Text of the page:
High levels of nerve growth factor (NGF) are found in sera from individuals infected with human herpesvirus 8 (HHV-8). BC-1 and BCBL-1 cells are primary effusion lymphoma-derived B-cell lines; BC-1 cells are infected by HHV-8 and the Epstein-Barr virus (EBV), and BCBL-1 cells are infected only by HHV-8. Both cells express NGF receptors and produce NGF, whereas RAMOS cells (a B-cell line that is negative for HHV-8 and EBV) express NGF receptors but do not produce detectable NGF. Neutralization of endogenous NGF results in cell growth inhibition and apoptosis in BCBL-1 cells and, to a minor extent, in BC-1 cells. When the HHV-8 lytic cycle is induced in BCBL-1 cells by tetradecanoyl phorbol acetate (TPA), an initial reduction of endogenous NGF production is observed, and many cells undergo apoptosis. However, at 48 hours, TPA-treated cells produce significantly more NGF than untreated controls, and a subsequent recovery of cell viability is observed. Consistent with this finding, the addition of exogenous NGF or anti-NGF antibodies to TPA-treated cells reduces or increases, respectively, the rate of apoptosis in response to TPA. Finally, electron microscopy of TPA-treated BCBL-1 cells shows that the addition of exogenous NGF increases the number of cells producing and releasing complete virions as compared with the controls (25% versus 5%). On the contrary, NGF neutralization leads to the production of defective viral progeny in about 2% of cells. These data indicate that NGF is essential for both cell survival and virus maturation in HHV-8-infected cell lines. (C) 2000 by The American Society of Hematology.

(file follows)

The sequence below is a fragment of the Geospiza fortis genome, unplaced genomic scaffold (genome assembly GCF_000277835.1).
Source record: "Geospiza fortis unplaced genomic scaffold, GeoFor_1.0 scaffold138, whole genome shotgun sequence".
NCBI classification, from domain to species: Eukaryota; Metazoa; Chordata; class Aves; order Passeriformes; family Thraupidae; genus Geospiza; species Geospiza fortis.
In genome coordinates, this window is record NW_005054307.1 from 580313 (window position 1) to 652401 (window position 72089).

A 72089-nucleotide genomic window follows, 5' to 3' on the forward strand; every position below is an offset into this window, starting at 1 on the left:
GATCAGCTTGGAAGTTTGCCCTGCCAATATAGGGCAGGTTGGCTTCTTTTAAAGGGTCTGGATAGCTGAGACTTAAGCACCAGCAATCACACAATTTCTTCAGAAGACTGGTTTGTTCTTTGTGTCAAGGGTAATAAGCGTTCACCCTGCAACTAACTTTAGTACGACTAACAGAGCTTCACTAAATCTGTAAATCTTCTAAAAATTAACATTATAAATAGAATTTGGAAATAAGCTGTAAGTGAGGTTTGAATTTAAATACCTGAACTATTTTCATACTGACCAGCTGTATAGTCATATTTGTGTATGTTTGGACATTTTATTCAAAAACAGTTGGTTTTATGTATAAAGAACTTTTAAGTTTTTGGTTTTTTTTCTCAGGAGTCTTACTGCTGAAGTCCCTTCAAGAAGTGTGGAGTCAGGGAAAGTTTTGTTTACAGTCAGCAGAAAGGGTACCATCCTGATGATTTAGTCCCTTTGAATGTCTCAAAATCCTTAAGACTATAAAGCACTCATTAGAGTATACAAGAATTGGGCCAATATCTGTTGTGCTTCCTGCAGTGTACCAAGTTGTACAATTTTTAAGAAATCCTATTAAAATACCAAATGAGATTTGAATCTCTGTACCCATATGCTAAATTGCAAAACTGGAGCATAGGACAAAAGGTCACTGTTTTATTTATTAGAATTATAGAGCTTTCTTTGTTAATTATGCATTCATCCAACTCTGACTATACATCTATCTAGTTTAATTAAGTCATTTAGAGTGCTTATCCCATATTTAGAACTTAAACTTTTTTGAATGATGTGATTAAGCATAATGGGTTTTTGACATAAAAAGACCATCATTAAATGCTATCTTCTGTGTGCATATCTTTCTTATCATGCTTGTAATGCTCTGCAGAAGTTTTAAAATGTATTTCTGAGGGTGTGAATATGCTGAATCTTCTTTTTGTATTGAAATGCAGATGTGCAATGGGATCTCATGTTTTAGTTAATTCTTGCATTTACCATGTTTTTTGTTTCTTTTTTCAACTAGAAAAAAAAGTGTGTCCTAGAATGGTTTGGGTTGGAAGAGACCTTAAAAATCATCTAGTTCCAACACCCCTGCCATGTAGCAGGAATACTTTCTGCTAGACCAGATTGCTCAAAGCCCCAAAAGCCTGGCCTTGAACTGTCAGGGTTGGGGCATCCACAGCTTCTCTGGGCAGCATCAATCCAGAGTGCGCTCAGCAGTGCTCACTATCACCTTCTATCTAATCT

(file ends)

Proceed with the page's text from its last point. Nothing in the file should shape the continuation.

|Number of pages||8|
|Publication status||Published - May 1 2000|
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